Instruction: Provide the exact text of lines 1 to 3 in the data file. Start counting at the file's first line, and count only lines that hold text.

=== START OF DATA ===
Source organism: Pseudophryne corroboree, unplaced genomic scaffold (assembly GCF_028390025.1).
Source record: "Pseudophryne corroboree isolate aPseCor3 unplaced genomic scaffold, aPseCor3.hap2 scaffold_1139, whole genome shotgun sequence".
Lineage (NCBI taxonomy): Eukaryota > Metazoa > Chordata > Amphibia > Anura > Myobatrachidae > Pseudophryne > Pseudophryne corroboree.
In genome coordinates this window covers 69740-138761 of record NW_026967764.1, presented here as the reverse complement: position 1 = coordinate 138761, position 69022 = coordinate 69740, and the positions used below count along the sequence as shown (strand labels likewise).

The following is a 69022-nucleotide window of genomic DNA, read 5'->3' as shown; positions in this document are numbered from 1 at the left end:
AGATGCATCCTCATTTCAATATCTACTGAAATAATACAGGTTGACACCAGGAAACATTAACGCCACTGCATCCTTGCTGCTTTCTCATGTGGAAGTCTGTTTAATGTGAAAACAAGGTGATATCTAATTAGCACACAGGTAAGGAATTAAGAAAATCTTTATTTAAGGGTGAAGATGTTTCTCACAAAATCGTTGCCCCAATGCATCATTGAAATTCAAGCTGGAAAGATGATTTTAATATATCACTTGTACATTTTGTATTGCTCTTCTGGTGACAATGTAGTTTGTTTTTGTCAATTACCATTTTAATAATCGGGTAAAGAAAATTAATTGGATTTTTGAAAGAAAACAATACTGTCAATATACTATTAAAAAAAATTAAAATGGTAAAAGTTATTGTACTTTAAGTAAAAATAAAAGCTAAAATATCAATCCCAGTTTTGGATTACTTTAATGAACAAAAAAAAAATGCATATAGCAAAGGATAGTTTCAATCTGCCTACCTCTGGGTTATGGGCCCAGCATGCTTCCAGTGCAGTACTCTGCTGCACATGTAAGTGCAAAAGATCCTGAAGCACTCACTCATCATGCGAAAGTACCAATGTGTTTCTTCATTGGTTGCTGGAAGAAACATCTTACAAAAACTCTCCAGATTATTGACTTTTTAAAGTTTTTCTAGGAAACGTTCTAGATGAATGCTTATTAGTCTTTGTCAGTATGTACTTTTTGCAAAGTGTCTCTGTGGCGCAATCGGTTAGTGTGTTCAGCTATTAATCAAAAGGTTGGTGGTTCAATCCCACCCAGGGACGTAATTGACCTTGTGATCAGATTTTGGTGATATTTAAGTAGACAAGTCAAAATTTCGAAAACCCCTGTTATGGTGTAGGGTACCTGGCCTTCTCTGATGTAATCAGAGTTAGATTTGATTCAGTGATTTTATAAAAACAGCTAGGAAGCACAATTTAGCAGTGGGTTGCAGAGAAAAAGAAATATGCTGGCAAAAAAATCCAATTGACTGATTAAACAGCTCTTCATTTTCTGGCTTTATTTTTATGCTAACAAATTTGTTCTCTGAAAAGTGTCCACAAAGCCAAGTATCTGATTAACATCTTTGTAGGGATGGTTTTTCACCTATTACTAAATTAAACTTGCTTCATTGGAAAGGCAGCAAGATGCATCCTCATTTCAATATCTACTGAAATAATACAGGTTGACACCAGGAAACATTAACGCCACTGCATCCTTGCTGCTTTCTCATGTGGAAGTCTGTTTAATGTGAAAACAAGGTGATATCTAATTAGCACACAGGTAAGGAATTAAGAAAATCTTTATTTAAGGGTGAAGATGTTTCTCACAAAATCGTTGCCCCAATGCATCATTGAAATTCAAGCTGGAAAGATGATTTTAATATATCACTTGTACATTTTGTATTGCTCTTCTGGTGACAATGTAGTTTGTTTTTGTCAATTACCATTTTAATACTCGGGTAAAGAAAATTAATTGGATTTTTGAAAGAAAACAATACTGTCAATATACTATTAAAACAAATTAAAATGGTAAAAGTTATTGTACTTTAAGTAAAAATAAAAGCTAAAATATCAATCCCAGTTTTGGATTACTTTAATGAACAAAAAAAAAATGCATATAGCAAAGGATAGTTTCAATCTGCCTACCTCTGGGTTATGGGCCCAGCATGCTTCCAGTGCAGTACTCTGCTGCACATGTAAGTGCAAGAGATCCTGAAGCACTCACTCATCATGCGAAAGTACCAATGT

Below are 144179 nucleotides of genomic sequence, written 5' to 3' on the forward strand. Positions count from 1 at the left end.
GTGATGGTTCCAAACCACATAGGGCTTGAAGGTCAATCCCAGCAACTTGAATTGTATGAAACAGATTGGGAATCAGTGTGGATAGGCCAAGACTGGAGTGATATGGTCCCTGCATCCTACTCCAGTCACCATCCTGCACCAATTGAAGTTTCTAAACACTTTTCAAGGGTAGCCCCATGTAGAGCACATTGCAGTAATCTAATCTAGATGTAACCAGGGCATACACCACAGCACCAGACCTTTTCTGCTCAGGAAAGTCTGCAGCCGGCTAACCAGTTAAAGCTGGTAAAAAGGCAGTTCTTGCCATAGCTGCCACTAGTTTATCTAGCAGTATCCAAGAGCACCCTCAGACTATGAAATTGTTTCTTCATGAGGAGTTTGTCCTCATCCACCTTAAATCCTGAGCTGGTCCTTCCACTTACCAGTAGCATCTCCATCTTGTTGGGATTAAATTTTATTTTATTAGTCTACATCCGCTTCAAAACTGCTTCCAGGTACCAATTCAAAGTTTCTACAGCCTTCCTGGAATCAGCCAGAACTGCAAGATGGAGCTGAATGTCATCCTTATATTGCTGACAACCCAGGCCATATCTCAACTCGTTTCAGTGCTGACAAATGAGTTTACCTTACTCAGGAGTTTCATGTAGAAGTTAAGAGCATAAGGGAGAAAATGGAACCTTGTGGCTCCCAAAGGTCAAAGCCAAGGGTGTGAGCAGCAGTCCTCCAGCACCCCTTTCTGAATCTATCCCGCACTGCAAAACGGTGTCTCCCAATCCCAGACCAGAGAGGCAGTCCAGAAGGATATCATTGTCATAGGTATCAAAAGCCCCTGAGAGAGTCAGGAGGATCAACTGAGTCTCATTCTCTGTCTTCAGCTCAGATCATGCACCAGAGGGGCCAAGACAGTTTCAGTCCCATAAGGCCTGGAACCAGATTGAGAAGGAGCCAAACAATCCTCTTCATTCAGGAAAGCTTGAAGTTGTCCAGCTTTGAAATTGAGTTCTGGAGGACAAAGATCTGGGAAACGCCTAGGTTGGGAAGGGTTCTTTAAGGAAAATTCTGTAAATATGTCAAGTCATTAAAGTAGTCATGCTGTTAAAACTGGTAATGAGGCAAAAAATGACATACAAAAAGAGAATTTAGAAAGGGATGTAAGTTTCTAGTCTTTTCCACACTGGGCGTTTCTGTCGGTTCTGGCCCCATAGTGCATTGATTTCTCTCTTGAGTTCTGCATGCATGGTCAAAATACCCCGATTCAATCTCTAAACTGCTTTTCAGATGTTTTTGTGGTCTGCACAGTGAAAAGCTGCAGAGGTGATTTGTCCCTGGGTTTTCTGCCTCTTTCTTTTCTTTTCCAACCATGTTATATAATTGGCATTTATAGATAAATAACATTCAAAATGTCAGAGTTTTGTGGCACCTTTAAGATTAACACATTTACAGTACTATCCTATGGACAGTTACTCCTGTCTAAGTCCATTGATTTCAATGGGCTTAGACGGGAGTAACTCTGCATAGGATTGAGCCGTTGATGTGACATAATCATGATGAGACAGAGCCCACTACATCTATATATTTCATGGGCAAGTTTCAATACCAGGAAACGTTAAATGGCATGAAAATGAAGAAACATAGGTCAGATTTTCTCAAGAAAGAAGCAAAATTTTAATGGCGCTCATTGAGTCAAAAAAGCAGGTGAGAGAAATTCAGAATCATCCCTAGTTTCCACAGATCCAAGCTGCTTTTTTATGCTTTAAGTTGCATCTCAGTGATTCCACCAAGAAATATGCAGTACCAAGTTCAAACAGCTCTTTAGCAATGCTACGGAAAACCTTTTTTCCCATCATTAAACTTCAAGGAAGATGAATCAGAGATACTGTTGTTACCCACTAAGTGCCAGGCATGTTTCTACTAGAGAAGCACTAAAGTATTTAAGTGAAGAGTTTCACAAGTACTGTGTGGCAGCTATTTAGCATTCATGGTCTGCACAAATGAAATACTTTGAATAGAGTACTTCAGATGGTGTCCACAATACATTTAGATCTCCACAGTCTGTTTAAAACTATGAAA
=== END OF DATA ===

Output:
Source organism: Pseudophryne corroboree, unplaced genomic scaffold (assembly GCF_028390025.1).
Source record: "Pseudophryne corroboree isolate aPseCor3 unplaced genomic scaffold, aPseCor3.hap2 scaffold_1139, whole genome shotgun sequence".
Lineage (NCBI taxonomy): Eukaryota > Metazoa > Chordata > Amphibia > Anura > Myobatrachidae > Pseudophryne > Pseudophryne corroboree.